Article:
It's so easy to brush up your Shakespeare
The Shrew was the more interesting, with a mixture of modern dress for the framing device and period costume for the play-within-the-play, and a production owing much to recent ideas of physical theatre. The acrobatics were sometimes breathtaking, as when two players on either side of a third, each holding one of his hands, did simultaneous somersaults from a standing position. But the play left the usual filthy taste in the mouth, with Michelle Gomez, an even feistier-than-usual Kate, completely and unequivocally broken at the end. Even the suggestion that the entire play is Christopher Sly's sexual fantasy did nothing to mitigate the misogyny; and it made me feel that it is probably useless to try to update this play. It's best appreciated (perhaps can only be tolerated) as a late 16th century take on the role of women.
It's an attitude, though, that doesn't go away. I was surprised once when a (male) friend I had taken to see "Turandot" told me how much he hated the end of Puccini's 1923 (yes! it's a work written at the highpoint of Modernism) opera, which finishes with the ice maiden, Turandot, renouncing her proud independence for love of a man. "It's horrid," my friend said, "to see such a strong woman broken." I'd always thought of Turandot as the villain of the piece, and this was a startling thought.
Much as I wanted to like Ms Hunter's "Othello," I found it impossible to feel much at all for Patrice Naiambana's Othello or Michael Gold's Iago. There was some perfectly gratuitous business in the first half, involving a singer in blackface and a blackface Golliwog doll, which utterly failed to demonstrate either Othello's companions's racism - or their lack of it, as it was hard to tell which was intended. The production is energetic - though not so full of beans as the RSC Shrew - and that's about the sum of praise I can bestow upon it. But it does make you think how very lucky we in Britland are - every week of the year, there is almost always an ambitious Shakespeare production being performed somewhere accessible.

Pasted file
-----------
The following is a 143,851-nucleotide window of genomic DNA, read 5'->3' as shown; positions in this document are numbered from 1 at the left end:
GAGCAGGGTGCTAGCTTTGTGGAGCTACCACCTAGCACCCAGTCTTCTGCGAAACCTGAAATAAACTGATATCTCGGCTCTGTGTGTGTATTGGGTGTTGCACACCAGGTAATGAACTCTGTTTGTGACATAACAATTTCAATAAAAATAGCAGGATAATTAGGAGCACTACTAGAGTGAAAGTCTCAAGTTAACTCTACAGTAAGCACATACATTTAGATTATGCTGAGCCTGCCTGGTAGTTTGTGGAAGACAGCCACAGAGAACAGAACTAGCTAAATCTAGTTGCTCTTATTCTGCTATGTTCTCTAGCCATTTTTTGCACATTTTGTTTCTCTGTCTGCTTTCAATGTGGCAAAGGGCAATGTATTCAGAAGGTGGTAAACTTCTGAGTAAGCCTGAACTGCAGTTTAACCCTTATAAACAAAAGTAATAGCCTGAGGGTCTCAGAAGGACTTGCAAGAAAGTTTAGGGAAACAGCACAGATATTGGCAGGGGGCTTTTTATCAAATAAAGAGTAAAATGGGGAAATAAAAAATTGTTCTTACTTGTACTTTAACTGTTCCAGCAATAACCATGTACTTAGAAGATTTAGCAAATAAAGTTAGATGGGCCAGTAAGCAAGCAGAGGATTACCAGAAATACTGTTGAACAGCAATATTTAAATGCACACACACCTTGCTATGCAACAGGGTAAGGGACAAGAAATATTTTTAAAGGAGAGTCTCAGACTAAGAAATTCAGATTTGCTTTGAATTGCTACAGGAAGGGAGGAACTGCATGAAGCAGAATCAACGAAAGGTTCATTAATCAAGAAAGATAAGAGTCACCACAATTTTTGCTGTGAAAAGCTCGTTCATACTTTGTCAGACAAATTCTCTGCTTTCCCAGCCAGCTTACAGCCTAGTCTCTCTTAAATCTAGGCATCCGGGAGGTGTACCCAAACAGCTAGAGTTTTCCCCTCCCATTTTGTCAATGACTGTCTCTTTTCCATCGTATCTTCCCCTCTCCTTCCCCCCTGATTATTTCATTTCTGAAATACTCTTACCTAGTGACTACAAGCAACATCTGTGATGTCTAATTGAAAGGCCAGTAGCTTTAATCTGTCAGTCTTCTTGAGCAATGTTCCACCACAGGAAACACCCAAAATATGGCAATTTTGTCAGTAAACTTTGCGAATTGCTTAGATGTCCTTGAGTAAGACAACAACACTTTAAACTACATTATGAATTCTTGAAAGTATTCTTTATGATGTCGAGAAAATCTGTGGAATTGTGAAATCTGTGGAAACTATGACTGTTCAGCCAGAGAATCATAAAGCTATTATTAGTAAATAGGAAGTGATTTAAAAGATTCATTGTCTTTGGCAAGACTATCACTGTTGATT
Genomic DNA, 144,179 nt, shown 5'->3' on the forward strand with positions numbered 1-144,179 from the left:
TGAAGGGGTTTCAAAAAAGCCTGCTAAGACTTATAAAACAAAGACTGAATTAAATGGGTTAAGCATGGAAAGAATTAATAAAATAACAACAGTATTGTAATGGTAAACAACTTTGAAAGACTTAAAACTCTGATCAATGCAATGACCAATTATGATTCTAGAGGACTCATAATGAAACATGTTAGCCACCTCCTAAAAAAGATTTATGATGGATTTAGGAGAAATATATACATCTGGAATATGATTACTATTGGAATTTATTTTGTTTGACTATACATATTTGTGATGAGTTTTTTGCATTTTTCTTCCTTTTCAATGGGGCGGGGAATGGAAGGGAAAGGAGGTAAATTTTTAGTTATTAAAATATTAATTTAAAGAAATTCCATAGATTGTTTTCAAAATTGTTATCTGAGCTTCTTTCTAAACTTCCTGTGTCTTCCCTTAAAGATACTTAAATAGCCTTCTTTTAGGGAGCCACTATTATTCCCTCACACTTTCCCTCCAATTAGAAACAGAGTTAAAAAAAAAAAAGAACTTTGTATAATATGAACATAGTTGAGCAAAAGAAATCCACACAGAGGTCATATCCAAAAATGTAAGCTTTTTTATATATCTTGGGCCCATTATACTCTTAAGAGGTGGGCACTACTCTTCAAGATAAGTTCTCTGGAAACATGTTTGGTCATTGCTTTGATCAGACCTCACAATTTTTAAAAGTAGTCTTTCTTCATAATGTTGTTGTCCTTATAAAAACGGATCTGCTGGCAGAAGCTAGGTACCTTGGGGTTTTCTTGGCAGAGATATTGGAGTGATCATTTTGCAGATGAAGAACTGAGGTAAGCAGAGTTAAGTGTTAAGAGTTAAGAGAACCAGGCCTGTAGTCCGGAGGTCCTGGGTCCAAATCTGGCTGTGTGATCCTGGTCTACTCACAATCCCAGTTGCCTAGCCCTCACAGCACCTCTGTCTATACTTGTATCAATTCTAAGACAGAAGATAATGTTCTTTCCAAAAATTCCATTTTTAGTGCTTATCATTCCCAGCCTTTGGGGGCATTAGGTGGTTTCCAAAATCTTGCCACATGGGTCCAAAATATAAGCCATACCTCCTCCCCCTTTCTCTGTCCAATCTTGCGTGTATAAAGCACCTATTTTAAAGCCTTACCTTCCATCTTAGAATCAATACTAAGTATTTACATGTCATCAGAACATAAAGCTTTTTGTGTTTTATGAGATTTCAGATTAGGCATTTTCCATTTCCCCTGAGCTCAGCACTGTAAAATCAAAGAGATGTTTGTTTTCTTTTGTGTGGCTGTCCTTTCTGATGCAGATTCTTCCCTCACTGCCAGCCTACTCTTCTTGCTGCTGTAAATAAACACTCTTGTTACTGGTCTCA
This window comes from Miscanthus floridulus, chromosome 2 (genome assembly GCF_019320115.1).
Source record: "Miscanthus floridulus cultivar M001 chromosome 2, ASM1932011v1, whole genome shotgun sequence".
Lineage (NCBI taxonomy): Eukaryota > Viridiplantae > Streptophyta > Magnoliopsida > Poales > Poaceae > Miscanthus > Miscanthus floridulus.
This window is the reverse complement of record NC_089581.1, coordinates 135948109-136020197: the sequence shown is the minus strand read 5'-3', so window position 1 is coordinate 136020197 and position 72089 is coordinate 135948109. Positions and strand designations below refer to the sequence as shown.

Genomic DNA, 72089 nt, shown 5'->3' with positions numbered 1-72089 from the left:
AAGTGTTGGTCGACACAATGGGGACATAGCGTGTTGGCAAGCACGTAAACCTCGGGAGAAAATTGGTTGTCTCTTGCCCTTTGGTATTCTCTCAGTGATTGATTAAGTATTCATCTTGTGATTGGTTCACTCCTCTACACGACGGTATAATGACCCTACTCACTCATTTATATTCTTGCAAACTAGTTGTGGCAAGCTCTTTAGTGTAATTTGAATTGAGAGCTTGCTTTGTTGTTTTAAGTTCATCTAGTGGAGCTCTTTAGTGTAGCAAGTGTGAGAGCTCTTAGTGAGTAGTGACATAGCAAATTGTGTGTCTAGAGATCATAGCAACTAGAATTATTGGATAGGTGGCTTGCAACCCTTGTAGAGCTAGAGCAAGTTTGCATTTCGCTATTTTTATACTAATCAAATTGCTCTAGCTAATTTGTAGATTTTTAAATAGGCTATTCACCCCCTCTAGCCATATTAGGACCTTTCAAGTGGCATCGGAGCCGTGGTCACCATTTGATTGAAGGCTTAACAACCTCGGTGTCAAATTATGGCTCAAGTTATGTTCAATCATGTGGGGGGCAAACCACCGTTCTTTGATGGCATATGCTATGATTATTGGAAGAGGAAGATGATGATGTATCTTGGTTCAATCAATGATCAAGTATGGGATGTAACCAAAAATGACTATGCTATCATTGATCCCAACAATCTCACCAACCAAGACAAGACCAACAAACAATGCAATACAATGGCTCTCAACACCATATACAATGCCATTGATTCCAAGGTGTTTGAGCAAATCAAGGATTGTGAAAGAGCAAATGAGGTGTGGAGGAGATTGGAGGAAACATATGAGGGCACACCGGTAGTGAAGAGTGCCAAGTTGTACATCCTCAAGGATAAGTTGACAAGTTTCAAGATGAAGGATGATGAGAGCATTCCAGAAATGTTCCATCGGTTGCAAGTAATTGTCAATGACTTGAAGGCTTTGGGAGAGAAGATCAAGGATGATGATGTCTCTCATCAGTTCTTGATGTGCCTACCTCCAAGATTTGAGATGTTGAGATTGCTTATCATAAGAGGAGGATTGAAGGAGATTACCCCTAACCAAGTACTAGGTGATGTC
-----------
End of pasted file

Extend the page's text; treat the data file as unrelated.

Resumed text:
Accessible contemporary opera is a bit less common. I was present on the evening of St Valentine's day at the genuinely (as opposed to the clichéed) long-awaited London première at the Linbury Studio (of the Royal Opera House, Covent Garden) of George Benjamin's "Into the Little Hill" with libretto by Martin Crimp. We got through a splendidly sinister/comic performance of the first of the two 40-minute operas in the programme, Harrison Birtwistle's "Down by the Greenwood Side," with its funny-macabre libretto by Michael Nyman; and Mr. Benjamin's piece, a take on the Pied Piper tale, with the composer himself conducting, began.
Susan Bickley and Claire Booth were just finishing one of their intriguing duets (they each play several characters, and the genius of the music is that you have no difficulty telling when they have changed roles), when the power failed in the entire auditorium. After a bit, ushers led the audience to safety - and free drinks, in the perfectly well-lit bar. I wish I could say that we lingered for the hour and a half or so until, the staff failing to mend the electrical fault, Mr. Benjamin said à la Mickey Rooney and Judy Garland, "Let's do the show right here" in the bar; and gave a concert performance, with the audience seated on the floor and the performers leaning on the raised bar. I'm afraid we opted instead to keep our dinner reservation at a very good nearby Turkish restaurant (Sofra, for those interested), and only read about the show-must-go-on phenomenon in the next day's paper.
Again, we did catch up, and again, it was at the Oxford Playhouse (where we saw several of the Linbury-refugees who were eating at adjoining tables at Sofra). It's a wonderful piece, the London Sinfonietta's playing was terrific, and the two singers were splendid. The most impressive aspect of the work is its economy. Every phrase of music and of text does its work, and the delineation of characters using such slender means only makes the overall experience richer. You feel really frightened when the child is missing from its bed and has obviously gone into the little hill with the rats - yet there's no representation and no change of setting: aided by nothing but the music and text, the entire action is taking place in your own imagination.
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